Web and software developers, music industry types, students, and fans who want to understand the big picture of how blogs, personalizedradio, and other online music discovery methods are changing the music scene might want to check out Net, Blogs, and Rock 'n Roll, by David Jennings, a London-based writer and consultant. The book packs in a large number of specific examples, culled from his own online experiences and a large number of interviews with tech luminaries and music experts such as the guys who create sites and playlists for the Galaxie 500 and Depeche Mode communities. He also mentions Wired News' own experiment withreader-editable journalism. As far as the future goes, Jennings sees a "culture of sharing" ahead and points out that as we give more data to online music services, using Last.FM and MyStrands, their music recommendations will improve to the point that they'll be able to create personalized dynamic playlists that can be trusted to expose us to new music we are sure to like. --Wired, 1st November 2007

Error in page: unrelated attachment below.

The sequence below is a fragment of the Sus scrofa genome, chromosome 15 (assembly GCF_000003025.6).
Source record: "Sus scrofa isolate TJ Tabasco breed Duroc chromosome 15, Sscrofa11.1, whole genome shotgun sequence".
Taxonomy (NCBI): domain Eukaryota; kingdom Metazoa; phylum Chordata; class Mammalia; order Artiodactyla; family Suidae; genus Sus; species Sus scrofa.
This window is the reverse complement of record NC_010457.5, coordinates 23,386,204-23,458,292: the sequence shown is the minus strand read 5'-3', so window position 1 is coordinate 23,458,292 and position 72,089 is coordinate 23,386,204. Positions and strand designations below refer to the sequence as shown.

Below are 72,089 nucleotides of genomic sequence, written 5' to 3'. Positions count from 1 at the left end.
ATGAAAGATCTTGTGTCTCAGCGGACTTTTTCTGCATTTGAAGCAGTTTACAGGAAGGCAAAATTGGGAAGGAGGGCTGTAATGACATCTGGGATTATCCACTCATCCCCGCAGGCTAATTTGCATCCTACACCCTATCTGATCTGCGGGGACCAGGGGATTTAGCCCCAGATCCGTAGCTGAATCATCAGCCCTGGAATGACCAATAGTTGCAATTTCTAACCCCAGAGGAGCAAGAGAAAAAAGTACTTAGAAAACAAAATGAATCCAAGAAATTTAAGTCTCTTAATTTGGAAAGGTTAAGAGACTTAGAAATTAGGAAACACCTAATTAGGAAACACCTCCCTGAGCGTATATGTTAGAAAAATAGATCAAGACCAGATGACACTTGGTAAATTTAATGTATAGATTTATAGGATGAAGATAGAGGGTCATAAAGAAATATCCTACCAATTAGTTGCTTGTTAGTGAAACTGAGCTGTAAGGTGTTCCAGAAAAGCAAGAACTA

A super read and should be on the shelf of everyone who cares about how people find new music and media that matches their tastes.This really important book has changed the way I think about targeting consumers. --Paul Lamere, Sun Microsystems
David Jennings is the Christopher Columbus of digital discovery, and his pioneering book is an extremely helpful map of the complex new world of online music. Equally relevant for consumers and artists, this is the first book to get beyond the rhetoric and professionally chart the cartography of the digital revolution. --Andrew Keen, founder of Audiocafe.com and author of The Cult of the Amateur
About the Author
David Jennings runs his own media consultancy DJ Alchemi Ltd and is a Chartered Psychologist who consults on how people learn and collaborate online. He has also co-founded broadband and training technology start-ups and is a Life Fellow of the Royal Society of Arts . Alongside work for corporate clients in telecoms, software, education and arts sectors, he has written on digital media and the fan economy for the music business magazine Five Eight and The Spectator. He maintains several blogs and, as a music fan, has published in fanzines and on a dedicated wiki site. He lives in London.